Finger Lakes Ice Wine Harvest

Riesling ice 2016

Photos from our Riesling harvest by Stu Gallagher Photography.

Once the holiday season is behind us, there is really only one other cause for celebration in our vineyard before bud break, and that is a Finger Lakes ice wine harvest.

2016-2017

When we recapped harvest 2016 last fall, we made the exciting announcement that Sheldrake Point would again make Cabernet Franc ice wine after a 4 year hiatus – as long as Old Man Winter cooperates. At the time, we had netted the remaining Cabernet Franc and Riesling in anticipation of making ice wine.

Here at Sheldrake Point, we have never had a year that we wanted to make ice wine and it didn’t get cold enough. We need temperatures of 17⁰F or lower, and a few nights in the last few weeks were just that frigid.

(Note: Any grapes that hang out in the vineyard after harvest and are picked on a warmer day are used to make a late harvest wine.)

“We make Finger Lakes Ice Wine because we can.”

Whitney Elrod, Wine Club Manager, and HannahXX bundled up for our Finger Lakes Ice Wine harvest.

Whitney Elrod, Wine Club Manager, and Hannah Schockner bundled up for our Finger Lakes Ice Wine harvest. Photos from our Riesling harvest by Stu Gallagher Photography.

 

Ice wine is a process of concentration—for example, three tons of Riesling harvested in October will produce 500 gallons of juice. Those same three tons left in the vineyard will reduce to one ton by January due to losses from birds and other risks. From that one ton in January we get 80 gallons of juice.

Dave Breeden, Sheldrake Point Winemaker, likes to say that we make ice wine because we can. The Finger Lakes is one of the few areas in the United States (along with Michigan and Washington), and on the short list of areas in the world, where true ice wine can be made with vinifera grapes. Our AVA is warm enough to have European grapes grow, but can also get cold enough to reach those proper overnight temperatures to freeze grapes.

When we say “true ice wine” we mean that the grapes freeze on the vine. Then we need a picking crew willing to bundle up and head out to the vineyard to roll back the bird netting and hand-pick the frosty clusters.

2016 Riesling: A Finger Lakes Ice Wine

At the end of December we were able to harvest the remaining Riesling for ice wine, starting at 6:00 AM with a small crew racing against the sun. Picking two people to a row is slow-going, and as the air temperature began to warm with the sunrise, we had to condense into the rows so as to not leave any rows unpicked.

Why the rush? Because brix drop as the berries begin to thaw, and it is those brix that divine a Finger Lakes ice wine.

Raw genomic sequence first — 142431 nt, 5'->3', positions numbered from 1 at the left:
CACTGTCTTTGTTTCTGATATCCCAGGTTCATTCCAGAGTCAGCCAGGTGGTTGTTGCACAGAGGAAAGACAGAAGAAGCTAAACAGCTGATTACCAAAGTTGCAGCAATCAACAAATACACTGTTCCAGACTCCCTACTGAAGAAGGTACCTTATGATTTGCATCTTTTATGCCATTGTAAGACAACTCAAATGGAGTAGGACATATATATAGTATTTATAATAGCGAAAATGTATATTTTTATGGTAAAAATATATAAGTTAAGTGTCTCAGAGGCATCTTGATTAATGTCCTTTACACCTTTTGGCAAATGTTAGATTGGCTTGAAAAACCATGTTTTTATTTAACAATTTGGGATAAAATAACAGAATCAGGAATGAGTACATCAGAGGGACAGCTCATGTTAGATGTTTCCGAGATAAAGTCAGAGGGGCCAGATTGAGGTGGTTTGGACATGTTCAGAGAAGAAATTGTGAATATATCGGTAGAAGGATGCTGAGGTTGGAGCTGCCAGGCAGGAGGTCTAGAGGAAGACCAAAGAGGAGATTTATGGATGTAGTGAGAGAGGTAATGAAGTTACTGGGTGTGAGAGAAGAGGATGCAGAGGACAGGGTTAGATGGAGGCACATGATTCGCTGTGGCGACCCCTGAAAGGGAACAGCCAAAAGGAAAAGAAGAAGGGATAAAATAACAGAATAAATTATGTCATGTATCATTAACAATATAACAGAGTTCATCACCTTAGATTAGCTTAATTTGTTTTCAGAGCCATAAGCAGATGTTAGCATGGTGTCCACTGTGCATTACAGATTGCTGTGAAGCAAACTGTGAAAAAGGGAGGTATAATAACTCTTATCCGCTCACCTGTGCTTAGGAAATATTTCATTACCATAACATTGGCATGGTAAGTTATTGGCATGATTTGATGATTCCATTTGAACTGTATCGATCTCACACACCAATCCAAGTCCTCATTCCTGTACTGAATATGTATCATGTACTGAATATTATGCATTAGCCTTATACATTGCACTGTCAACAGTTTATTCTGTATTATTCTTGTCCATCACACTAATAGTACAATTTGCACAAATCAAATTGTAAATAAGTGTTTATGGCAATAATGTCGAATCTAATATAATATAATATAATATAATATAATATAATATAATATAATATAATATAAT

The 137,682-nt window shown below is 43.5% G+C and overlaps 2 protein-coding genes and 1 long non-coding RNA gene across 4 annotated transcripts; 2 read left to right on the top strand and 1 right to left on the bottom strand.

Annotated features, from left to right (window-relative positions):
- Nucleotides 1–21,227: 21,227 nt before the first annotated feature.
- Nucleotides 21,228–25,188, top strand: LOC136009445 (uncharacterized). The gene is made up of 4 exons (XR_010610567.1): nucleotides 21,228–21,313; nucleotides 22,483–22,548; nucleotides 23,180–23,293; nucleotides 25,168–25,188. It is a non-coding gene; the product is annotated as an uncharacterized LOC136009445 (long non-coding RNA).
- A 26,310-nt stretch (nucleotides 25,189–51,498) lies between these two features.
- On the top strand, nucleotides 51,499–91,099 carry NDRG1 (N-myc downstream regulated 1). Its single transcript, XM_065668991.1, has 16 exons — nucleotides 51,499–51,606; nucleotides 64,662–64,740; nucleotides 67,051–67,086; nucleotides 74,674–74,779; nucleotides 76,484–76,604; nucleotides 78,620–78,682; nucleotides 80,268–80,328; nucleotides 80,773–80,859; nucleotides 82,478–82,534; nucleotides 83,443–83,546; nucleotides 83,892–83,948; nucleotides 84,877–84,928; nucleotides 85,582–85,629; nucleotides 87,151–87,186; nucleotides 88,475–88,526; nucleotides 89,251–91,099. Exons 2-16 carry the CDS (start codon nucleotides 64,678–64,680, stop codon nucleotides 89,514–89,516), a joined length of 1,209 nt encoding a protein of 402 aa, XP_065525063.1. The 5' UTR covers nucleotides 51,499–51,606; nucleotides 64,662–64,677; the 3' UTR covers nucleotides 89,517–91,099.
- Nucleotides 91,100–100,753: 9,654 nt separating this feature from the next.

2017 Cabernet Franc: The Return of A Finger Lakes Ice Wine

Just last week the picking crew was again in the vineyard, this time at 4:00 AM on a Monday, to pick the rest of our Cabernet Franc. Because we picked in January 2017, the wine we make from those berries must be labeled “2017”—even though the crop grew during 2016.

We had a big crew for this pick: Chuck Tauck and Fran Littin, Sheldrake Point owners; Whitney Elrod, our Wine Club Manager, and Edmond Guidault, her fiancée; Julia Hoyle, our former Assistant Winemaker and new Head Winemaker at Hosmer; Kimberly White, Sheldrake Point’s new Assistant Winemaker; Patrick Commane, who has been with us since last summer helping out in the winery and vineyard; and Hannah Schockner, who will be with us until the end of February. Together with our vineyard crew, this group made for a chilly picking party.

Armed with shears, headlamps, and hand and toe warmers, we unwrapped the netting and began clipping the bunches that ravenous, persistent birds had not eaten.

We finished just at daybreak, 7:45 AM, in time to watch a gorgeous hot pink/blood orange sunrise over Cayuga Lake. After we dumped all the lugs into the hopper, Dave Breeden took over, and we all settled down to the real Finger Lakes Ice Wine celebration—breakfast!

Until the time comes that the fruits of these labors are bottled, enjoy these examples of Sheldrake Point’s Finger Lakes Ice Wine.

Many thanks to Syracuse photographer Stu Gallagher for joining us for the Riesling picking. 

See more about winter on Sheldrake Point in our Spring 2015 newsletter.

David’s background includes four years of grapevine management at Cornell’s Geneva Agricultural Experiment Station and two years of honeybee research in Ithaca. Since 1999, his love of our vineyard is second only to that for his own farm across the lake. Dave and his vineyard crew take great pride tending the 44 acres of vines at Sheldrake Point Vineyard, maintaining the equipment, and planning and preparing for new acreage.